I recently read a blog by Erin J. Bernard, written on September 9, 2014 titled, KICKING PUPPIES AND TAKING NAMES: WHY WE MISBEHAVE IN ELEVATORS. Bernard engages readers with a cozy humorous tone throughout the blog. Her great insight on the psychology of elevator rides and the effect they have on human behavior. My favorite part of the blog is when she recalls famous elevator snafus most everyone can relate to. The elevator adventures are from past through present day.
“You might encounter a beautiful new neighbor with copious, spilling décolletage, whom you will instantly charm and then just-as-quickly infuriate when you gaze into her vacant eyes and explain that everybody in the building’s only been nice her because her boobies are humongous. It’s not your fault – your long-suffering son has placed a birthday curse on you that acts as a much-needed truth serum – and it’s causing all sorts of antics to ensue (“Liar Liar”).” — Erin J. Bernard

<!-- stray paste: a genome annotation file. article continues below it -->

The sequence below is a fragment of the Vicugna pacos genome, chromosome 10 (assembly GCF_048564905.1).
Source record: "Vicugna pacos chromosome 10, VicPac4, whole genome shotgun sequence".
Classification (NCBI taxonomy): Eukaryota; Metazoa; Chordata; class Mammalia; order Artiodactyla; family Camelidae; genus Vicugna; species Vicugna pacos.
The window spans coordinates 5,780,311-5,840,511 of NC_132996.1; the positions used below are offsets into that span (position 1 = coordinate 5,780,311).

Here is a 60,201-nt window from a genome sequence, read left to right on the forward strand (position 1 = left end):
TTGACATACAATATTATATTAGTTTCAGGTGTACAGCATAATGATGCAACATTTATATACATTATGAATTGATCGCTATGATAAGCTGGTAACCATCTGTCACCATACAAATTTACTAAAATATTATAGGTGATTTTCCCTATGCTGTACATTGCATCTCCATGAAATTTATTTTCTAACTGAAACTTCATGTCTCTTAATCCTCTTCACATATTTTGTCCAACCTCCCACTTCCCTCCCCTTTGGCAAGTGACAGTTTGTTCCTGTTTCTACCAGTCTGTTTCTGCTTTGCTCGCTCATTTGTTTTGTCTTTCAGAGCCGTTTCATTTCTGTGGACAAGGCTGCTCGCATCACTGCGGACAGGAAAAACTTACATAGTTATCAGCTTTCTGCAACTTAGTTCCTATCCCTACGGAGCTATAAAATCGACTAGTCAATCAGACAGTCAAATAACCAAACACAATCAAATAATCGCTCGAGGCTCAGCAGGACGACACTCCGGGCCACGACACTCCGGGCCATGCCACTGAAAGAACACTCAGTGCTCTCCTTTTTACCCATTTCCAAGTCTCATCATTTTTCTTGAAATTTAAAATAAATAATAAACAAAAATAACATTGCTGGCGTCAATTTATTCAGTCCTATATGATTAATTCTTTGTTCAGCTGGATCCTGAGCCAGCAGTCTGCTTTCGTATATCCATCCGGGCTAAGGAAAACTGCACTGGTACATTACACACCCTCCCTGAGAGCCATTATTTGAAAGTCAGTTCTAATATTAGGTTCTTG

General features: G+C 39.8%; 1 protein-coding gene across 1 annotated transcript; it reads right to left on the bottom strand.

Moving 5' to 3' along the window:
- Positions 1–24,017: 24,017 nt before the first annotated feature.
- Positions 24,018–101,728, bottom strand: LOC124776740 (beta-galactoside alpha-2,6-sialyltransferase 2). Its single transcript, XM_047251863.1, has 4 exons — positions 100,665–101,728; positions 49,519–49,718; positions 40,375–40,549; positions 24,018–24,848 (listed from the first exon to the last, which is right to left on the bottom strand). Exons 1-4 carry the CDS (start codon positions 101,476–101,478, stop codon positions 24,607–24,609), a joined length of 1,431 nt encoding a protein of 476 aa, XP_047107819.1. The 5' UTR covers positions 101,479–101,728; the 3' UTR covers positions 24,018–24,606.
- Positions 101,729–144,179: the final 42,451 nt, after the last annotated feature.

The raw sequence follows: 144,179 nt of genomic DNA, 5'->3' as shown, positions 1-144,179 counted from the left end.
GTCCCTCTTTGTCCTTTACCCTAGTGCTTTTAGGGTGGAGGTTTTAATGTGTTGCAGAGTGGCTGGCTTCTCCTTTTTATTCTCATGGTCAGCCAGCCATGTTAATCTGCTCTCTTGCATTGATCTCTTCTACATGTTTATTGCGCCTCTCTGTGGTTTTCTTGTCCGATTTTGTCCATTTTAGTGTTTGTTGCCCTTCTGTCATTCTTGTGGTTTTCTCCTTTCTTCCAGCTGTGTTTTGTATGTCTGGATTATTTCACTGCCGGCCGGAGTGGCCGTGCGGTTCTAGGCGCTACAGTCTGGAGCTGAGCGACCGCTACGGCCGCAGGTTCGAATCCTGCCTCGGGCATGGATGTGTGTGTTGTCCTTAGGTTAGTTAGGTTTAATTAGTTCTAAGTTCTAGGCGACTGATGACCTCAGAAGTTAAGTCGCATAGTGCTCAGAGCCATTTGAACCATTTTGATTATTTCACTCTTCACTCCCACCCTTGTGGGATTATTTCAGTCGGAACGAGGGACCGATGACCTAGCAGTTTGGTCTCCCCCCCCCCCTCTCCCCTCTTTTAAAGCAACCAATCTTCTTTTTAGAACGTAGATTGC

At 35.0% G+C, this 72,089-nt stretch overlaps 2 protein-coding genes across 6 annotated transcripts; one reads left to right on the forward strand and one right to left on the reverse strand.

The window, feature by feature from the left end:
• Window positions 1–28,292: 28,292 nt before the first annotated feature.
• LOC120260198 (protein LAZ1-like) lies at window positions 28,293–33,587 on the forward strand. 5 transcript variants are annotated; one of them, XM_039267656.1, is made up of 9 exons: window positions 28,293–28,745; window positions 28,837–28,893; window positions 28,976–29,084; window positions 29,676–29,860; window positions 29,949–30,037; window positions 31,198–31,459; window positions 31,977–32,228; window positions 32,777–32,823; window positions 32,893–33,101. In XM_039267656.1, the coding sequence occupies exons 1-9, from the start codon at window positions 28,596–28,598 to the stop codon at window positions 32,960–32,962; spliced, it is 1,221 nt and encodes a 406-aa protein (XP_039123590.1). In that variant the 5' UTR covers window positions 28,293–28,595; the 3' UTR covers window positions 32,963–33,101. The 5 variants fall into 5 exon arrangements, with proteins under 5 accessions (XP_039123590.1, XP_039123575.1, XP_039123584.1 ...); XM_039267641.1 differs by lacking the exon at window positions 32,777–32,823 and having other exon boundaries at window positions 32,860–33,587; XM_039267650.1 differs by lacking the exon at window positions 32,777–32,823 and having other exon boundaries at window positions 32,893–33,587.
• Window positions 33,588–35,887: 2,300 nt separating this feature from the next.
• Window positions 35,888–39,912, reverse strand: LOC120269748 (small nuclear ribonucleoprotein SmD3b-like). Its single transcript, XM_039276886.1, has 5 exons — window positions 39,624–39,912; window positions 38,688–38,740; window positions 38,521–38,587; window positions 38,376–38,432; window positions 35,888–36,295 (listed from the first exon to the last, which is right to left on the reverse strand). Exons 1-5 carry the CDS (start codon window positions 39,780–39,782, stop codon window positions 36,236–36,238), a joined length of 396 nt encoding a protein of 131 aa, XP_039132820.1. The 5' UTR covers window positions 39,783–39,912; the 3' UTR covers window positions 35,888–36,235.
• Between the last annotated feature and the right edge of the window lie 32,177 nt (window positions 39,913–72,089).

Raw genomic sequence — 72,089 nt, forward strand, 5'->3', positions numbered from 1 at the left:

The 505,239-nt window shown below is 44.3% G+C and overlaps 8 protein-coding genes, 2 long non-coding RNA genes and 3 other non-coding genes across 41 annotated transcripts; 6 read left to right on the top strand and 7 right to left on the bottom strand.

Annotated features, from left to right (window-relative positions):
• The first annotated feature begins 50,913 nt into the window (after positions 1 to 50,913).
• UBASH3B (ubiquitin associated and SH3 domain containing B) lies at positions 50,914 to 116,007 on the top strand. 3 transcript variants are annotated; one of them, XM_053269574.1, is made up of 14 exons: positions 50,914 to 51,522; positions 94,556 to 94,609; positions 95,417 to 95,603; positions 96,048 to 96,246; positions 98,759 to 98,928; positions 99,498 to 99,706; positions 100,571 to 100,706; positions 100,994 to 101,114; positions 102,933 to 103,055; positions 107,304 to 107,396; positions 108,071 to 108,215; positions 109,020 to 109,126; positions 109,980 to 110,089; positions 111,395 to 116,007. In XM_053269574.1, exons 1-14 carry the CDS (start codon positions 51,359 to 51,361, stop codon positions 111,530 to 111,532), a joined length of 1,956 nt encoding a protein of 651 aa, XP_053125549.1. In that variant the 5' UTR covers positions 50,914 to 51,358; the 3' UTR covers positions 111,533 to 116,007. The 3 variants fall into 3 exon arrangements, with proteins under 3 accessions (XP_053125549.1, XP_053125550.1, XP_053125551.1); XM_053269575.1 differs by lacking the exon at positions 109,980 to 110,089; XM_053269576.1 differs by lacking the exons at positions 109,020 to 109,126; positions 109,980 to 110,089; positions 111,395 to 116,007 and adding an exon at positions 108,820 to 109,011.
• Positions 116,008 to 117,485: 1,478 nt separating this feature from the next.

I found much of Bernard’s blog relatable to my own opinions, and I enjoyed hearing some historic information on elevators. Do yourself a favor, and read the article by Erin J. Bernard, who welcomes comments and discussion about the blog.
If I could ride in an elevator with anyone, either living or dead, I would most definitely pick Sigmund Freud.
Not because a 30-seconds-long vertical journey would be time enough to permit any kind of meaningful psychological exchange between the Good Herr Doktor and I – it’d be time enough to summon a pithy, off-cuff interpretation of last night’s bad dream, perhaps, or if he had his pocket watch on hand, to flirt with the stirrings of hypnotic stupor, but then it’d be time’s up.
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